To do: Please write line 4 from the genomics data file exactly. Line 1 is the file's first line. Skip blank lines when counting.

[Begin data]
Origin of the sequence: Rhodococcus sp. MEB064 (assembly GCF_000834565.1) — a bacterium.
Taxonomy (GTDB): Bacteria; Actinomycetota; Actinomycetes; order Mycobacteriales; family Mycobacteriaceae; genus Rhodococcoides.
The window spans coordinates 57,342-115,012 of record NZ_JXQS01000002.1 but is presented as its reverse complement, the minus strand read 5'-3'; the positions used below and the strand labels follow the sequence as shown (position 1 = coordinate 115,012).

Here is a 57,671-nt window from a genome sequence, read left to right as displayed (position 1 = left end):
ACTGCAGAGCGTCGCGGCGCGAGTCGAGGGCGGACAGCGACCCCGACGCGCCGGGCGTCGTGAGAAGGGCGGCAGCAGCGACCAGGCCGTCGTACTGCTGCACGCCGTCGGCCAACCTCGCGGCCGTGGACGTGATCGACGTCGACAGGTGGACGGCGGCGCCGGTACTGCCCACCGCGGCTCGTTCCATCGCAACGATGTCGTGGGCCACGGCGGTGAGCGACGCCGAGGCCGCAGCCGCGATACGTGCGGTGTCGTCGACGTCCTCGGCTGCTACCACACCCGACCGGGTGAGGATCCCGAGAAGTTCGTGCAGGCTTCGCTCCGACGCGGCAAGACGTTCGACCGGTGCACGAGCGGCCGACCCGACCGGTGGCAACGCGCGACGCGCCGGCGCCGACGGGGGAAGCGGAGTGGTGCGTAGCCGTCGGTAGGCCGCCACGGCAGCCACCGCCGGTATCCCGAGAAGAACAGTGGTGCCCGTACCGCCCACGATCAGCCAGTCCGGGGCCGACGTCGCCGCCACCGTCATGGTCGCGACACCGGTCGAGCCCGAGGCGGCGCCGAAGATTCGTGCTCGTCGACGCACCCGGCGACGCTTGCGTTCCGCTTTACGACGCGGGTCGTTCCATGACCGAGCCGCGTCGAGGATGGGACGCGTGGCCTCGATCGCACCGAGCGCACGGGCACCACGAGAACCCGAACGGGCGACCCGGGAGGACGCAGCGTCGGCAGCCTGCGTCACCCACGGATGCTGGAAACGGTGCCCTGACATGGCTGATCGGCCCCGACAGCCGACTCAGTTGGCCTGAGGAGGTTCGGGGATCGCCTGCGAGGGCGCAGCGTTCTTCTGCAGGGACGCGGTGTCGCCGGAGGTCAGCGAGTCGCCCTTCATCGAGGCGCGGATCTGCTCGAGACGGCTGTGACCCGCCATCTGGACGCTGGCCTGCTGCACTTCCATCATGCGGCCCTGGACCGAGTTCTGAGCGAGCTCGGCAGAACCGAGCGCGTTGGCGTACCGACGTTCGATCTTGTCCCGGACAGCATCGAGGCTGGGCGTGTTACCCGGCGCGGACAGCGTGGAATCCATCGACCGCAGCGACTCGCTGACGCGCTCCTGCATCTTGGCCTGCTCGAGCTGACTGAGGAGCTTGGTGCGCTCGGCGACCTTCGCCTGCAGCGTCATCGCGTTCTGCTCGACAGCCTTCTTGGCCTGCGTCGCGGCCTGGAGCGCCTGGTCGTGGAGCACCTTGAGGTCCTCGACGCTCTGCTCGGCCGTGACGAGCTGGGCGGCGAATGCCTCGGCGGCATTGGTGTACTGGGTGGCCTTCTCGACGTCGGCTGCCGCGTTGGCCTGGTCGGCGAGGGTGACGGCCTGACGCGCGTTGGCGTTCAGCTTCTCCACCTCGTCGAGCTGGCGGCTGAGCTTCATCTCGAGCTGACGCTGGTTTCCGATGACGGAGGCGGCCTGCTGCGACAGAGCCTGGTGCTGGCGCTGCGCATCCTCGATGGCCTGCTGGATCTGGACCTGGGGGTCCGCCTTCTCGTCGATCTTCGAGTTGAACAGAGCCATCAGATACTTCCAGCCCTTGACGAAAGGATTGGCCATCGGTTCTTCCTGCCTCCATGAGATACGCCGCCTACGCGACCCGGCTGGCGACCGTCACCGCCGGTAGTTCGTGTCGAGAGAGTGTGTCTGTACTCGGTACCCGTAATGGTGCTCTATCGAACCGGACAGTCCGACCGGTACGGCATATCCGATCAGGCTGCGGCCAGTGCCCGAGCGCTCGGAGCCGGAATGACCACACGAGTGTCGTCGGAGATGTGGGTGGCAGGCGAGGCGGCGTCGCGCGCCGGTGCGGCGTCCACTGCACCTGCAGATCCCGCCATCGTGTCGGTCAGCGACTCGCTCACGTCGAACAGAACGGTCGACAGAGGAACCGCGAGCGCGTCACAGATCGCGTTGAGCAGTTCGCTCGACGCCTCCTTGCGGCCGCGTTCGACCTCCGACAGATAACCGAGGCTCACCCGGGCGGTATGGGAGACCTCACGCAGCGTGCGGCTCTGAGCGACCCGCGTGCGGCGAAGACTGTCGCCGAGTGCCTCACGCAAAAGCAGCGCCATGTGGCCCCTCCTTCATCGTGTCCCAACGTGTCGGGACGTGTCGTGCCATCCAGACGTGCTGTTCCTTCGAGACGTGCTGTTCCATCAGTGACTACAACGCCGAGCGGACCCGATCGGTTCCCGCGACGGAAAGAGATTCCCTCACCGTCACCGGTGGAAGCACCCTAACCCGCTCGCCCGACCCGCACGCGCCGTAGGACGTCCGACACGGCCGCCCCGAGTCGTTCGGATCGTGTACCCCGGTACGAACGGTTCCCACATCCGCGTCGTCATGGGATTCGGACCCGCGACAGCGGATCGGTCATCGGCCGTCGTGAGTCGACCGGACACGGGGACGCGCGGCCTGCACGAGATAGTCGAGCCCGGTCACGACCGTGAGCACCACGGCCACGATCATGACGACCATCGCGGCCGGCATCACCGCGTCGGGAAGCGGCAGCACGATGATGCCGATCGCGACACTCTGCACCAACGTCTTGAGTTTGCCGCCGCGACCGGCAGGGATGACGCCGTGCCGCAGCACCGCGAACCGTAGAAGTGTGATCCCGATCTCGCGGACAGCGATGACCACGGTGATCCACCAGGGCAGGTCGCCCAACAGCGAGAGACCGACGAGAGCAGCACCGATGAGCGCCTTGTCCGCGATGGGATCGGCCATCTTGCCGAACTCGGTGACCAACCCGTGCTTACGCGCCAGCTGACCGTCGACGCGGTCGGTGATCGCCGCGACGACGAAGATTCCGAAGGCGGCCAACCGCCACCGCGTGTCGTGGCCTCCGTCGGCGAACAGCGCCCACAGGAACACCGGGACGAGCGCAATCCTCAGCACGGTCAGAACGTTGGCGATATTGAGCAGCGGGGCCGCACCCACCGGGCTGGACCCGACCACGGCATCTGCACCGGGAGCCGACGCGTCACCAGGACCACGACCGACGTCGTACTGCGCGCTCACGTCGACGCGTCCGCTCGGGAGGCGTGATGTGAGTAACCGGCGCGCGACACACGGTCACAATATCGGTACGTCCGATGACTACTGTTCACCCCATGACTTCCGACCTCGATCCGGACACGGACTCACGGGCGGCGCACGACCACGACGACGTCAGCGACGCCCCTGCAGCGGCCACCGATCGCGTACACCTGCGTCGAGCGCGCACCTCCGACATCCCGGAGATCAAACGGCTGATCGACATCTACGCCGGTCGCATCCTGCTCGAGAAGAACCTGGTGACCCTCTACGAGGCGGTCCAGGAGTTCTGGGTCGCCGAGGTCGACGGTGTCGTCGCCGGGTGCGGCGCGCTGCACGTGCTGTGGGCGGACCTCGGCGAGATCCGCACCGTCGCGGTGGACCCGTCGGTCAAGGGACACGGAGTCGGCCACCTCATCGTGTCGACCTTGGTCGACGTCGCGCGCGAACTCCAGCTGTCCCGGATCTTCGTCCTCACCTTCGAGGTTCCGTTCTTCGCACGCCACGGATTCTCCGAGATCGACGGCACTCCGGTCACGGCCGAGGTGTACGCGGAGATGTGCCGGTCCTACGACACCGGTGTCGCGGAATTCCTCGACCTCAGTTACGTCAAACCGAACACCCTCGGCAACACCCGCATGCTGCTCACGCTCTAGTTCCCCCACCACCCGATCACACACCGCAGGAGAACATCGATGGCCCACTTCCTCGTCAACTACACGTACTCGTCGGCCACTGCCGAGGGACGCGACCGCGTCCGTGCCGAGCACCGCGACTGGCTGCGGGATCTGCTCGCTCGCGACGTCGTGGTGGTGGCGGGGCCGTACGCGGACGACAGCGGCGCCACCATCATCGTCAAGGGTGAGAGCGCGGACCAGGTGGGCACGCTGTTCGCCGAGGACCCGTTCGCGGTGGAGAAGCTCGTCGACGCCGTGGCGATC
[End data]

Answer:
Here is a 57,671-nt window from a genome sequence, read left to right as displayed (position 1 = left end):